We tend not to bring sufficient attention to the most significant issues. After all, it is easier to focus on the trivia, or those issues that are most comfortable to discuss.  Bringing attention to significant issues is, after all, risky. We risk upsetting people, we risk our reputation, we risk being alienated if no-one else supports us, and we risk upsetting the status quo.

As a result, true agreement is rarely reached to the extent that it is clarified, confirmed and restated to everyone’s level of unambiguous satisfaction. How many meetings have you come away from where people start initiatives to resolve what they believe is the ‘agreed’ issue, but which is, in reality, subject to their own individual perspective?  This typically results in duplication of effort, conflicting initiatives, confusion and frustration.

Our organisations are action-generating machines,creating an illusion of efficiency, and productivity. Down the line, the most significant issues, which, if addressed and tackled, would result in radical change and improvement, remain untouched, lurking in the shadows in corners of meeting rooms around the globe (the proverbial elephant in the room?).

Here is a simple step by step guide – “The 4 As” –  to help leaders navigate Continue reading

What gets in your way and blows the conversation?

Because we are human we have a number of fairly predictable reactions and behaviours in given situations.

All people, regardless of culture, gender, experience, job or position in the hierarchy, operate according to the same set of principles when under even fairly mild levels of stress. [For a more detailed treatment of this area I refer you to Chris Argyris’ work on double-loop learning ]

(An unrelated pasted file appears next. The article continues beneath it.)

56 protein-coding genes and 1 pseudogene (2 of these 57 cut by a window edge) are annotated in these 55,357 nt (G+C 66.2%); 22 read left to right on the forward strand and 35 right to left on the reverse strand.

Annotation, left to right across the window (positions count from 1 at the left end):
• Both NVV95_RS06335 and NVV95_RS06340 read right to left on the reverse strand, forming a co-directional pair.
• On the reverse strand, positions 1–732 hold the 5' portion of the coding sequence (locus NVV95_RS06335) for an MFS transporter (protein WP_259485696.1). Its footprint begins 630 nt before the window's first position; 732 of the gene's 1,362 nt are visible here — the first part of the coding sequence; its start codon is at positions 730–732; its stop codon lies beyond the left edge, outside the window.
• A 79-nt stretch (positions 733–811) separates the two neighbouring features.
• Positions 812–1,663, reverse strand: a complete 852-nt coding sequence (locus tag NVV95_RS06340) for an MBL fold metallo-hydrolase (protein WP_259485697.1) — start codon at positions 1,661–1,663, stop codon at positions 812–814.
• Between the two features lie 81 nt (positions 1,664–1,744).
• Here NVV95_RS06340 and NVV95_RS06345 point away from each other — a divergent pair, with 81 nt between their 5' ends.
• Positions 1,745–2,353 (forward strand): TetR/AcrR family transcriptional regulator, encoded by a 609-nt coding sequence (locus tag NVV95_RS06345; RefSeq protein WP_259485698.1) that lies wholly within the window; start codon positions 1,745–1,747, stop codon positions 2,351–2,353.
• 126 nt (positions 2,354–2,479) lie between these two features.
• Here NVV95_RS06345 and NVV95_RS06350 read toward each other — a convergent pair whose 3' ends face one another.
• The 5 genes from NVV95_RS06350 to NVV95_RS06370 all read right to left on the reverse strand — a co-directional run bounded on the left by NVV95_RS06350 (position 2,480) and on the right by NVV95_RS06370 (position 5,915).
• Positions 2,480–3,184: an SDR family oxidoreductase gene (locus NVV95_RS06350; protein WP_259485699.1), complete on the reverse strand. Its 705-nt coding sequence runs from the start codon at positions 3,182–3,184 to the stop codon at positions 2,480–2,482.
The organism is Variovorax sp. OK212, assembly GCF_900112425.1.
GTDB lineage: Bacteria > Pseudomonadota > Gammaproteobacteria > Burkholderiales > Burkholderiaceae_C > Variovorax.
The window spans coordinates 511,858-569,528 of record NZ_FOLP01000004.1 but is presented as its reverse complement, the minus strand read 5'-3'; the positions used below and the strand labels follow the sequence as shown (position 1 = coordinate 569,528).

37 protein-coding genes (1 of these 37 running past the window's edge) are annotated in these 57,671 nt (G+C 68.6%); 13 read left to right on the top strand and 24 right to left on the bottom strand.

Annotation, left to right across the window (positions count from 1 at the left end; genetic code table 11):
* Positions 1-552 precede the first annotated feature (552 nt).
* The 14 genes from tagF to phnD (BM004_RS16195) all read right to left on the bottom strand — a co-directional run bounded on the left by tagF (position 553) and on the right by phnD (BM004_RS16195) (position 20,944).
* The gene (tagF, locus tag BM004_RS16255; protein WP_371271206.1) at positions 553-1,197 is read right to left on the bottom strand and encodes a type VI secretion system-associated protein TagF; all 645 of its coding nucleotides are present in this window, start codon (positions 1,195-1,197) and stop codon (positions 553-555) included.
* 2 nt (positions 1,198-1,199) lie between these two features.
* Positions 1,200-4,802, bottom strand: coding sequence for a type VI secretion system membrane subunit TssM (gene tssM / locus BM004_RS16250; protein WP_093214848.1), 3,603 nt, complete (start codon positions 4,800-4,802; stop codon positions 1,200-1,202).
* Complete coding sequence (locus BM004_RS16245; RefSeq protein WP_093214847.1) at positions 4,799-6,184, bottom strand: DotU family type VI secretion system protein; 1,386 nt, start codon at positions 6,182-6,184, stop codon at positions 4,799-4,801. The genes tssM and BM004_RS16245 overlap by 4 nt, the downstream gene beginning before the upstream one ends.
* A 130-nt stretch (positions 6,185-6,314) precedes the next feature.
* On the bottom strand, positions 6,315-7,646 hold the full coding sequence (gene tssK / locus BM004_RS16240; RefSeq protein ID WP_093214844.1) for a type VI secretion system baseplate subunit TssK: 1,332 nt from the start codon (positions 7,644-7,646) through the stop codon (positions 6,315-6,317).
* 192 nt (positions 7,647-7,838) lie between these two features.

1.  We seek to maximise comfort and minimise negative emotions that means both our own and also the other person with whom we may be interacting at the time. 
  2. We will, at the same time as aiming to maintain a position of comfort, still aim to maximise our chances of winning and avoid losingin other words, we typically want to get our point across, and let others see where the problem lies or solution should come from
  3. And third, we seek to maintain controlwe typically try to put out a feeling of rationality and self-control (even when it is lacking) and aim to maintain control of where the discussion or outcome is going so that we can ‘steer’ others to the outcome we want

All of this adds up to a heady mix of potential problems in our everyday dealings with people – especially when stakes are raised, when emotions rise and when threats start to emerge.  The ways in which these principles and values emerge in our behaviour can differ from person to person – sometimes overtly and sometimes beneath a veneer of control, respectability and respect.  The underlying purpose of these strategies is to avoid vulnerability, avoid risk, and avoid appearing incompetent.

But, before you go away with an overly pessimistic view of the human race, don’t worry. First of all, this is natural, and is, to a large extent, a strategy that has helped us survive as a species through our evolution.  These strategies were necessary in the primeval world our ancestors navigated, but they are deeply defensive strategies, and rooted in a desire for self-preservation.  When they show up in our everyday lives, in meetings, in performance reviews and in relationships, they undermine our effectiveness and get in the way of building productive relationships, they are “anti-learning”, and damage the chances of constructive outcomes.

The good news is that we know about these de-railers and how and when they show up, and we can do something about it.

Fundamentally the approach to overcoming these is simple….. Continue reading